How Sexual Orientation, Religion And Handicap Affect Child Custody

Posted by: Gerald A. Maggio, Esq.

Orange-County-child-custody-attorneys; California Divorce MediatorsIn a child custody case, people sometimes wonder if a parent’s sexual orientation, physical handicap, or religious beliefs have an impact or effect on child custody.

Sexual Orientation

It is fair to say that Orange County, California has been known as having residents often with conservative beliefs. It is widely known that the officials, elected representatives, and courts have traditionally leaned towards conservative views. Yet, does it play a role in determining child custody? Since 1998, the Courts in California have held that homosexuality of a parent cannot be a determining factor alone in a child custody case. The judges in the courts deem heterosexual or homosexual behaviors irrelevant to the child custody because child custody depends on the betterment of the child. Unless the sexual conduct poses any real threat to the child, it is regarded as the parent’s private matter.

Religious Practices

This is another factor that is more a myth than a factor. Orange County family law courts are not allowed to deny custody or visitation to any parent because of their religious beliefs. There is, however, one condition. If the religious beliefs pose a threat to the child, that may be a reason against granting child custody to that parent. Courts are also open to let parents talk to their children about their practices as long as the religious practice involves no kind of illegal activity. The courts follow these rules because the U.S. Constitution’s 1st Amendment protects the religious beliefs of the individual.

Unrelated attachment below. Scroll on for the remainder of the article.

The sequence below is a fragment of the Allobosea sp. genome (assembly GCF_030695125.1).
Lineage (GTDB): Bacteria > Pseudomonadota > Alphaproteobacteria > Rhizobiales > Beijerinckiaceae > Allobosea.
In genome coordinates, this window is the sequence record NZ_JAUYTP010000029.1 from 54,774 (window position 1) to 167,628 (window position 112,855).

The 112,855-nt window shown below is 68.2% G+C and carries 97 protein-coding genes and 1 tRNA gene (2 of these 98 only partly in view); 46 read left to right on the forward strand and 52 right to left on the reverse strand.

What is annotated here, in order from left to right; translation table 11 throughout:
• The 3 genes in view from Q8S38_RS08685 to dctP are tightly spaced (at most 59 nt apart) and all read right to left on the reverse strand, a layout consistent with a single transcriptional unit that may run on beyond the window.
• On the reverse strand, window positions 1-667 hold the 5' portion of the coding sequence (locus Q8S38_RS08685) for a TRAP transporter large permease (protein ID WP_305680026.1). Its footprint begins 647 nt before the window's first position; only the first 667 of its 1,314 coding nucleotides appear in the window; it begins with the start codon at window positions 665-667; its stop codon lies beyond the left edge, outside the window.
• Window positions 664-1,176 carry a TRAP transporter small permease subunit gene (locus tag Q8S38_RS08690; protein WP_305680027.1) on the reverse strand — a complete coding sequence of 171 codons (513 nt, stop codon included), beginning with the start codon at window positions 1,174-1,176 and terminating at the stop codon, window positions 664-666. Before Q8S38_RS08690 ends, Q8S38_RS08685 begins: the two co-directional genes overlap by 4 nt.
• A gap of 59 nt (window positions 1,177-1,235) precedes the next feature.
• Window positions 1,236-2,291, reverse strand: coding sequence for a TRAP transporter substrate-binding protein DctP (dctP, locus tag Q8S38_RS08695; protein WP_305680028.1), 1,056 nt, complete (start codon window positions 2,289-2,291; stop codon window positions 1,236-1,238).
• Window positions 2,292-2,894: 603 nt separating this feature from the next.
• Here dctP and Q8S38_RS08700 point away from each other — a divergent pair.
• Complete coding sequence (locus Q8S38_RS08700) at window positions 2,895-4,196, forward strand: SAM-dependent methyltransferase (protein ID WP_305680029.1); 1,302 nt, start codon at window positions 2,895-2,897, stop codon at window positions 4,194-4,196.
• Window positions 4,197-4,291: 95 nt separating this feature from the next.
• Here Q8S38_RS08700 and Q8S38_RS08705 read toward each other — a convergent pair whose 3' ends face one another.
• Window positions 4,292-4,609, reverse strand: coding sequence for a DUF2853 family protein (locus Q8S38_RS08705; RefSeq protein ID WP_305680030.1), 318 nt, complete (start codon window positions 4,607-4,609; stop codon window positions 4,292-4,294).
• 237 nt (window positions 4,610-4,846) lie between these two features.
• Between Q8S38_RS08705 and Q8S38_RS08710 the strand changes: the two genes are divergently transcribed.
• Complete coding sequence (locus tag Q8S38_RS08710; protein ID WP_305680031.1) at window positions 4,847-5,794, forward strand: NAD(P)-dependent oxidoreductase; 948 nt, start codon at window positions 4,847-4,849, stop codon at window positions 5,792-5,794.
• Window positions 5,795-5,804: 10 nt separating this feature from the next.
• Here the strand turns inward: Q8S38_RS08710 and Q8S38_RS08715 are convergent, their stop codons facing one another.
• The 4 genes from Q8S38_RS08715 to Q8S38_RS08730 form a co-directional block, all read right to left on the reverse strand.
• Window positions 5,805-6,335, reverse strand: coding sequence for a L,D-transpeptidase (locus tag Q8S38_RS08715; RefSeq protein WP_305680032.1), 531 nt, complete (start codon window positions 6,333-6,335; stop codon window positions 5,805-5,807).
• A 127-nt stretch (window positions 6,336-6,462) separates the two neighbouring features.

Physical Handicap

Can physical disability of a parent be used as a means or argument to stop the child custody being awarded to someone? That’s definitely not the case.  Disability can be considered in combination with other reasons to decide child custody issues, but only basing child custody decisions on disability is forbidden. The thing that courts have to consider is whether the parent can care for the child or not. If the parent, despite his/her disability, can care for the child, there is no reason for the court to not grant him or her child custody.

To learn more about the divorce process in California and how mediation can help, please visit our page, “What is Divorce Mediation.”